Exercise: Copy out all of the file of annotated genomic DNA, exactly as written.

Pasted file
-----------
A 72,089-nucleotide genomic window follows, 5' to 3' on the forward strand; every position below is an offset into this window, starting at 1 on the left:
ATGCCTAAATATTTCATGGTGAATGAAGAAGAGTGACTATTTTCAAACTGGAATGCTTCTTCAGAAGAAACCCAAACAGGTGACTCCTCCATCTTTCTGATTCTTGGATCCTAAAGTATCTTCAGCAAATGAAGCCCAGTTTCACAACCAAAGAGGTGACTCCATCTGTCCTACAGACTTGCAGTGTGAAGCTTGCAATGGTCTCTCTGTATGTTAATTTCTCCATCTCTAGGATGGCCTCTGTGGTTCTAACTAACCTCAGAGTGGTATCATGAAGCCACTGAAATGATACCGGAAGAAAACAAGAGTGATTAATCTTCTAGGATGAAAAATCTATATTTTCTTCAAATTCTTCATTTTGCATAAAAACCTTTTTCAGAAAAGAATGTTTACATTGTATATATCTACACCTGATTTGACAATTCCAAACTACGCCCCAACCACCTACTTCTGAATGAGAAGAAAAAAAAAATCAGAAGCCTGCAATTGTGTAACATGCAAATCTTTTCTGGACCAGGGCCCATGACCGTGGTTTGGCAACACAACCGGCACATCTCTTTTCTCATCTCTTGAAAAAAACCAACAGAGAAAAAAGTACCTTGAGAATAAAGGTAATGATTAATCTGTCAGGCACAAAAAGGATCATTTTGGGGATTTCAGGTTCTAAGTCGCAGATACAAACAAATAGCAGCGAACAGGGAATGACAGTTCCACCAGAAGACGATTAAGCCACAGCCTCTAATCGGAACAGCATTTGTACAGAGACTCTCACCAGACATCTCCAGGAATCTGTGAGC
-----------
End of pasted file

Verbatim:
A 72,089-nucleotide genomic window follows, 5' to 3' on the forward strand; every position below is an offset into this window, starting at 1 on the left:
ATGCCTAAATATTTCATGGTGAATGAAGAAGAGTGACTATTTTCAAACTGGAATGCTTCTTCAGAAGAAACCCAAACAGGTGACTCCTCCATCTTTCTGATTCTTGGATCCTAAAGTATCTTCAGCAAATGAAGCCCAGTTTCACAACCAAAGAGGTGACTCCATCTGTCCTACAGACTTGCAGTGTGAAGCTTGCAATGGTCTCTCTGTATGTTAATTTCTCCATCTCTAGGATGGCCTCTGTGGTTCTAACTAACCTCAGAGTGGTATCATGAAGCCACTGAAATGATACCGGAAGAAAACAAGAGTGATTAATCTTCTAGGATGAAAAATCTATATTTTCTTCAAATTCTTCATTTTGCATAAAAACCTTTTTCAGAAAAGAATGTTTACATTGTATATATCTACACCTGATTTGACAATTCCAAACTACGCCCCAACCACCTACTTCTGAATGAGAAGAAAAAAAAAATCAGAAGCCTGCAATTGTGTAACATGCAAATCTTTTCTGGACCAGGGCCCATGACCGTGGTTTGGCAACACAACCGGCACATCTCTTTTCTCATCTCTTGAAAAAAACCAACAGAGAAAAAAGTACCTTGAGAATAAAGGTAATGATTAATCTGTCAGGCACAAAAAGGATCATTTTGGGGATTTCAGGTTCTAAGTCGCAGATACAAACAAATAGCAGCGAACAGGGAATGACAGTTCCACCAGAAGACGATTAAGCCACAGCCTCTAATCGGAACAGCATTTGTACAGAGACTCTCACCAGACATCTCCAGGAATCTGTGAGC